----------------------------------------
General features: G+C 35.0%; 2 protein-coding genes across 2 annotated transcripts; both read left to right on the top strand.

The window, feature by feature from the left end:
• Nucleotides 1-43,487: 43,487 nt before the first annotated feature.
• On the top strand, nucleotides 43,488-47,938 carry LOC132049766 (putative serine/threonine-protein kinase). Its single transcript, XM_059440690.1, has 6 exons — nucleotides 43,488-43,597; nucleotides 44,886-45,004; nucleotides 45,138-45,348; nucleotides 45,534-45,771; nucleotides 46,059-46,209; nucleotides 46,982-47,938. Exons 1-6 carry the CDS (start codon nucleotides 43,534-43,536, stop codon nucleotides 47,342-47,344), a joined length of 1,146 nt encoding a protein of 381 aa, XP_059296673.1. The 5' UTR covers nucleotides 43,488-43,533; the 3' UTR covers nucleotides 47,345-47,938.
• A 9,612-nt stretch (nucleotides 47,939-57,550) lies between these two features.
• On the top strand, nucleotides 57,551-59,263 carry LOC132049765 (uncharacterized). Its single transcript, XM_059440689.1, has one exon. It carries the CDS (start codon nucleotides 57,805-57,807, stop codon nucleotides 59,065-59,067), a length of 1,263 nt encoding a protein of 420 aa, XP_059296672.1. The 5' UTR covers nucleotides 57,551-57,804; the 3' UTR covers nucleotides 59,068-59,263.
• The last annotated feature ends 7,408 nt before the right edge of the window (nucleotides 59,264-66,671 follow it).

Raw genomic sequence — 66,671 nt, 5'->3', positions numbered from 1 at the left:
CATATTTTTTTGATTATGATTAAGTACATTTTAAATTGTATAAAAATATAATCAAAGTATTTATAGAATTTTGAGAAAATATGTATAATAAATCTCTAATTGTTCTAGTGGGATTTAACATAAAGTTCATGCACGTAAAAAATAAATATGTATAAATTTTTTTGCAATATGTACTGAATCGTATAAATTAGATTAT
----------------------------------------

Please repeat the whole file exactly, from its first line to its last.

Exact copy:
General features: G+C 35.0%; 2 protein-coding genes across 2 annotated transcripts; both read left to right on the top strand.

The window, feature by feature from the left end:
• Nucleotides 1-43,487: 43,487 nt before the first annotated feature.
• On the top strand, nucleotides 43,488-47,938 carry LOC132049766 (putative serine/threonine-protein kinase). Its single transcript, XM_059440690.1, has 6 exons — nucleotides 43,488-43,597; nucleotides 44,886-45,004; nucleotides 45,138-45,348; nucleotides 45,534-45,771; nucleotides 46,059-46,209; nucleotides 46,982-47,938. Exons 1-6 carry the CDS (start codon nucleotides 43,534-43,536, stop codon nucleotides 47,342-47,344), a joined length of 1,146 nt encoding a protein of 381 aa, XP_059296673.1. The 5' UTR covers nucleotides 43,488-43,533; the 3' UTR covers nucleotides 47,345-47,938.
• A 9,612-nt stretch (nucleotides 47,939-57,550) lies between these two features.
• On the top strand, nucleotides 57,551-59,263 carry LOC132049765 (uncharacterized). Its single transcript, XM_059440689.1, has one exon. It carries the CDS (start codon nucleotides 57,805-57,807, stop codon nucleotides 59,065-59,067), a length of 1,263 nt encoding a protein of 420 aa, XP_059296672.1. The 5' UTR covers nucleotides 57,551-57,804; the 3' UTR covers nucleotides 59,068-59,263.
• The last annotated feature ends 7,408 nt before the right edge of the window (nucleotides 59,264-66,671 follow it).

Raw genomic sequence — 66,671 nt, 5'->3', positions numbered from 1 at the left:
CATATTTTTTTGATTATGATTAAGTACATTTTAAATTGTATAAAAATATAATCAAAGTATTTATAGAATTTTGAGAAAATATGTATAATAAATCTCTAATTGTTCTAGTGGGATTTAACATAAAGTTCATGCACGTAAAAAATAAATATGTATAAATTTTTTTGCAATATGTACTGAATCGTATAAATTAGATTAT